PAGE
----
Avalanche fans got a taste of what playoff hockey looks like on Saturday afternoon. Hard to imagine they didn’t like what they saw.

Semyon Varlamov stood tall in net with 39 saves, and added another three in the shootout as the Avalanche were able to pull out a important 2-1, shootout victory against the Vegas Golden Knights, a team they could face in the postseason. Gabriel Landeskog would score the only goal in the shootout, giving the Avs 90 points on the year and giving them a three-point lead over the St. Louis Blues.

From the drop of the puck, you knew this game was going to be exciting. Both teams came out flying, as speed is a huge staple for both clubs, and for the first two periods, the Avalanche were the better team. That speed allowed the Avalanche to draw two early penalties on the Golden Knights, and on the second power play, the Avs second power play unit would come up big. Alexander Kerfoot would make a great play along the boards, sending a blind spinning pass to the slot, where J.T. Compher would corral it, send it over to Carl Soderberg, and Soderberg would bury it top shelf to give the Avs a lead early. Soderberg had missed the previous two games, and his absence was very noticeable.

The second period was more high-flying hockey that the Avs would control, but neither team would be able to find the back of the net. The Avs’ best chance might have been when Alexander Kerfoot would toe-drag his way into the slot and hit J.T. Compher, who would just miss on the backdoor. The Avalanche would head into the third period with the lead, but after controlling 60% of the even-strength shot attempts through two periods, probably deserved a better fate.

“I look at the game, and I think we did a really good job through 40 plus minutes,” coach Jared Bednar said after the game. “Offensive zone possession time, creating chances — I thought Fleury was really good.”

The lead, unfortunately, would not last long. Just moments after Marc Andre Fleury would rob Gabriel Landeskog, Jonathan Marchessault would enter the Avs’ zone, fake out Patrik Nemeth, and beat Varlamov on the glove side, tying the game up. From that point on, the intensity kicked up a notch… or ten. The teams would trade chances back and forth all throughout the period, with Vegas getting the majority of them. Their best chance came late in the third, where Marchessault would find himself all alone in front after a Landeskog turnover, but Nikita Zadorov would use all 6’5″ of his frame (as well as his gigantic stick) to stop Marchessault from depositing the puck into the wide-open net.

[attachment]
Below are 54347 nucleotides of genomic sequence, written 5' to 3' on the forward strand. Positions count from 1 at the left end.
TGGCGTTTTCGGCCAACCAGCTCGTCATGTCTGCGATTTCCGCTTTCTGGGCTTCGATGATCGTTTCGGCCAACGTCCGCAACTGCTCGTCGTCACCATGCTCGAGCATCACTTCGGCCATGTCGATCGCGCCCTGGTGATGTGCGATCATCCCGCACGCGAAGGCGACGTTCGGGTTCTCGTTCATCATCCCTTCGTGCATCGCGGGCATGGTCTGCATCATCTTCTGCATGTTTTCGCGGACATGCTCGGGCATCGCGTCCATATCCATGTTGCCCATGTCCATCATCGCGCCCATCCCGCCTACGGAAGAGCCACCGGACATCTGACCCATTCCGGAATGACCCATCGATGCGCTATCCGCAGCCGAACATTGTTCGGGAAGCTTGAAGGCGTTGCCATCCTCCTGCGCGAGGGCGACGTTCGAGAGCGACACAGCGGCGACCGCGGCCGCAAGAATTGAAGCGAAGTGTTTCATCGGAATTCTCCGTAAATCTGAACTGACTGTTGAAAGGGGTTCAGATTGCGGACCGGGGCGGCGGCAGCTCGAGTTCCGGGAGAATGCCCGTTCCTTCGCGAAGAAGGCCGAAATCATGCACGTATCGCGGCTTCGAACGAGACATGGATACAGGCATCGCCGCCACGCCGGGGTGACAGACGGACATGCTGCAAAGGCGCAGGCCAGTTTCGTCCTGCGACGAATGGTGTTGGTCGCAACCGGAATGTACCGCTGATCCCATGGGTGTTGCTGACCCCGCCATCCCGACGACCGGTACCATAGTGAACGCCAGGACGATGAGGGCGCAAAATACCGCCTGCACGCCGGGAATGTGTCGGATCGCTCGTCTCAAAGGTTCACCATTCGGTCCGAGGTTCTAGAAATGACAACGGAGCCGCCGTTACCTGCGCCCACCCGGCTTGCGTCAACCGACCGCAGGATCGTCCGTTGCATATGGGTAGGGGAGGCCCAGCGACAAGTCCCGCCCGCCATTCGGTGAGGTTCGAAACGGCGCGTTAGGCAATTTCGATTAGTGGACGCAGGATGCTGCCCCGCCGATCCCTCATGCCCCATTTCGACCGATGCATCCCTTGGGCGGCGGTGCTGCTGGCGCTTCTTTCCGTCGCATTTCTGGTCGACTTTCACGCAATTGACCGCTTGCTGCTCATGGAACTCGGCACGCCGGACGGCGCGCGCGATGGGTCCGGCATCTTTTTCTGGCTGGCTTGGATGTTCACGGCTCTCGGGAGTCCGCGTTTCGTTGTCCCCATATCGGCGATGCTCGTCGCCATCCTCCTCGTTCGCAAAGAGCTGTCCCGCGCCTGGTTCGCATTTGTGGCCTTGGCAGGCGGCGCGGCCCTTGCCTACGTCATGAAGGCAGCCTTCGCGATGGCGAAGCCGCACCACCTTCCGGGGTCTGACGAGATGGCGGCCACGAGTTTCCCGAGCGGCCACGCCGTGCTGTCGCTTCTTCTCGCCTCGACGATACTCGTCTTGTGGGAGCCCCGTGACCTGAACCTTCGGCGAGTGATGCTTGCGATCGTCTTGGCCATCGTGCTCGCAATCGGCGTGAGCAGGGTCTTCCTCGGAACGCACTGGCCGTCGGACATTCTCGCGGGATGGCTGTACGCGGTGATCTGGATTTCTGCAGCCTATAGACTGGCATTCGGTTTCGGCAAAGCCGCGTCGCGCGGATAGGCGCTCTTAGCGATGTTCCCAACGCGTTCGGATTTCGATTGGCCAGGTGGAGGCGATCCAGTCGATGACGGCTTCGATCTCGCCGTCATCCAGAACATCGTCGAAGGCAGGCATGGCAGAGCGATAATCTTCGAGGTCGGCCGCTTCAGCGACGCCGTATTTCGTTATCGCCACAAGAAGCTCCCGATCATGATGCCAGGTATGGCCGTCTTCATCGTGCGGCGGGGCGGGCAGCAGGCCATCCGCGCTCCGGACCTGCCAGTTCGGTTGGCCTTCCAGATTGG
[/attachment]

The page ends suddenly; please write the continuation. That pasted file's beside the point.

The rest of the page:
The game would head to overtime, and the excitement would not stop there. Erik Johnson would find himself getting stopped on a breakaway by Fleury, and Nathan MacKinnon would have two attempted breakaways broken up by the Vegas defense. On the other end, Semyon Varlamov would stand tall and stop everything thrown his way. The game would not be decided in 65 minutes, and the Avs would head to only their third shootout of the year.

Varlamov would continue to be a wall, stopping David Perron, Erik Haula, and Marchessault on Vegas’ three attempts. For the Avs, MacKinnon and Mikko Rantanen would not be able to find the net, leaving the game on the stick of Gabriel Landeskog, who was outstanding all night. He would come in down the right side, cut to the middle, and deposit the puck past Fleury on the blocker side, giving the Avs a huge 2-1 victory.

This game was a fun preview of what a playoff series between these two teams could be, but they don’t have to wait long to see each other again. The two teams face off again on Monday night, this time in Vegas. The game starts at 8 PM MST.

Five Observations:

  • Mark Alt would dress for his first game in Avalanche uniform, and didn’t look out of place. He started the game as the 7th defenseman, but would find himself getting regular shifts in the second and third periods.

“Alt has been looking really good in practice,” Bednar said in the postgame. “I wanted to make sure we weren’t missing something there. He played a really good game for us tonight.”

  • Because Sven Andrighetto and Colin Wilson missed today’s game with mystery lower body injuries, the Avs went with a non traditional lineup of 11 forwards and 7 defensemen. Duncan Siemens would barely play, finishing the game with only 3:42 of ice time.
  • The Avalanche got major contributions from their “Kid” line, and as the trio of Tyson Jost, Compher, and Kerfoot would finish as the Avs best possession line. Jost himself ended up controlling 76% of the shot attempts while on the ice at even strength.
  • Jonathan Bernier is now injured again, this time with an infection due to a cut. That means it’s still Semyon Varlamov’s net. He looked exhausted after the game, but because it was in the afternoon, will get a little bit more rest before Monday.
  • Nikita Zadorov bounced back from a rough performance on Thursday by leading the Avs in even-strength ice time with over 20 minutes, and being their top possession defenseman.